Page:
Vienna Calling

(July 3rd, 2014) Last month, the International Vienna Biocenter Summer School commenced for the fifth year. 20 lucky undergraduate students from around the world were selected out of nearly 2000 applicants to spend ten weeks at the school and gain valuable research experience and skills.



In 2010, former director of the Institute of Molecular Pathology (IMP), Barry Dickson, initiated the International Vienna Biocenter (IVB) Summer School for undergraduate students. The main idea was to give young students the “unique opportunity to work side by side with leading researchers in a dynamic scientific environment”. Since 2010, the school has been held annually and this year attracted nearly 2000 applications from students all over the world, with the majority of students coming from India, followed by the UK and the USA. 20 students were selected, representing 19 universities and 15 nationalities. All travel expenses were paid by the school, free accommodation was provided and each student received a stipend of 800 Euros per month.

After arriving in Vienna on 27th June, the students started 20 different research projects lasting ten weeks. Each student is hosted in one of the Vienna Biocenter’s research institutes by one of 20 group leaders. Among them Jan-Michael Peters at the IMP, who works on cell division and chromosome biology; Julius Brennecke, Institute of Molecular Biotechnology, interested in the piRNA pathway in Drosophila and René Schroeder, Max F. Perutz Laboratories, studying RNA aptamers and RNA chaperones. Every student works on a small project of his or her own, usually alongside a PhD student.

During the projects, the students attend lab meetings, bi-weekly lectures by one of the faculty members, journal club meetings and weekly PhD seminars. At the end of the project, the students present their results at a symposia, entirely organised by them – which, according to the hosts “for most of them will be the first experience of presenting to an audience and also of organising an event”.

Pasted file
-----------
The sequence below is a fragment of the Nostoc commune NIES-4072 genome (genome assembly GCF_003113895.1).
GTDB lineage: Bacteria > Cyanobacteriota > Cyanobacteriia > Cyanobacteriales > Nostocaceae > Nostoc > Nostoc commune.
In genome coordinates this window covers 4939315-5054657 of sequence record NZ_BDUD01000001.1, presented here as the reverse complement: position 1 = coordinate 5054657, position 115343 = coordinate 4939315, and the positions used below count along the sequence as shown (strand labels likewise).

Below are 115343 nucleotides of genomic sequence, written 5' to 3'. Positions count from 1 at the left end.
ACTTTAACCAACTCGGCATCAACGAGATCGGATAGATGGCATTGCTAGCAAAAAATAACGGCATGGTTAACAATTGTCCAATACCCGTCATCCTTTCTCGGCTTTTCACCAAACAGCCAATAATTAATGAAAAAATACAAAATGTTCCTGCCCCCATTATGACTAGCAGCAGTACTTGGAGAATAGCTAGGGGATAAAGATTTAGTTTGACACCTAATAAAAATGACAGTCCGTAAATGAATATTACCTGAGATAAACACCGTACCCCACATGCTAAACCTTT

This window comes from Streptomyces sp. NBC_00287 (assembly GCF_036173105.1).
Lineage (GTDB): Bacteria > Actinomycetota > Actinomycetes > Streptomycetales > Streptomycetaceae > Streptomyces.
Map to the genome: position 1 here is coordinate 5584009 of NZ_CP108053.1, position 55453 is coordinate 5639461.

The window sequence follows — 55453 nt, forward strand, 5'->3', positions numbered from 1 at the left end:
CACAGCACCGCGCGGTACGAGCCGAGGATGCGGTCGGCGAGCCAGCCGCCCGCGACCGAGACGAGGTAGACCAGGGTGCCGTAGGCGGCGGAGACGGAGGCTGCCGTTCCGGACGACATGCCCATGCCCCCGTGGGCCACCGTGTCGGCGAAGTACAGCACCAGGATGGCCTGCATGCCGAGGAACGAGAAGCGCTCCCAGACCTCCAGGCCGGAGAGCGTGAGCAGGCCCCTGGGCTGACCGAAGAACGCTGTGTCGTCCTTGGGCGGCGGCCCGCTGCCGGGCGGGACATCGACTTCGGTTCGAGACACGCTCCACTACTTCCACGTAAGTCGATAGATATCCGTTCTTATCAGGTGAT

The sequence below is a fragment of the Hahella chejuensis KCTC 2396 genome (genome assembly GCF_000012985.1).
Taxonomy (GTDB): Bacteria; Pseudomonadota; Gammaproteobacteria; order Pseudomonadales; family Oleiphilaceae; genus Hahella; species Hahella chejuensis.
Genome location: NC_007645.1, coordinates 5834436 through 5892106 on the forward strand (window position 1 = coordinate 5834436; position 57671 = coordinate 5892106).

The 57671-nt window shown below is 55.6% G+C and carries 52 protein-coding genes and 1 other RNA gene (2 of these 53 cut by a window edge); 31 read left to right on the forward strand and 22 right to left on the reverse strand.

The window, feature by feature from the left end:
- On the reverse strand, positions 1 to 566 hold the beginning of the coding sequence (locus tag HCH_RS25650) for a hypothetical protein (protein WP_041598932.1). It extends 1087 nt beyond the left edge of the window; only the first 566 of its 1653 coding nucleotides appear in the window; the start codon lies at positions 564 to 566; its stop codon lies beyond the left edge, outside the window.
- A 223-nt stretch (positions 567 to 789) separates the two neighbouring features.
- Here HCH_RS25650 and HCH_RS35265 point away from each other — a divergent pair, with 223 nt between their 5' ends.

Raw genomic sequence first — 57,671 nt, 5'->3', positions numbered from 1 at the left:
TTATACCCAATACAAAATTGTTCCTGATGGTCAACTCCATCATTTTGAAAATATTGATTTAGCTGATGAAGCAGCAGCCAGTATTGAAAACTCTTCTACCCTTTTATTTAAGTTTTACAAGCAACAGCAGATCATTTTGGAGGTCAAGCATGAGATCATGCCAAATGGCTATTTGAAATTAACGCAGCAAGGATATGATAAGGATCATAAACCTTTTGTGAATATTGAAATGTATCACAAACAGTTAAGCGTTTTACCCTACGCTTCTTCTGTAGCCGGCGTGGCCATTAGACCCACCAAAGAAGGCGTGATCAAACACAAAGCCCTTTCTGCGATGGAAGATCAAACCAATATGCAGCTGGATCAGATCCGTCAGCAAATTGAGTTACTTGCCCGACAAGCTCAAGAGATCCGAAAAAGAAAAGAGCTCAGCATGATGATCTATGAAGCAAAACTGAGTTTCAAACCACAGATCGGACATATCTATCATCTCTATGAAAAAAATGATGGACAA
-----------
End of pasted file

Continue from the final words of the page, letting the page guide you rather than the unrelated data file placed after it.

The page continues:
The programme not only gives the students the opportunity to learn new techniques, build an international network and gain new knowledge but also includes a packed social programme, including an opening dinner, a visit to some of Vienna’s historic sights and other regular campus activities. All in all the programme helps the students to “develop a strong sense of belonging together as a group” according to the observations of the hosts.

Last year’s students described the school as “a great experience – a chance to learn new research techniques, a new field of research, and make friends from all around the world” and “altogether an amazing experience”. Clearly, they enjoyed the experience and hopefully so will the 2014 students.

And if you’d like to spend your next summer in Vienna, working in a world-class lab, the application process starts in early December.

Nicola Hunt

Photo: IVB Summer School




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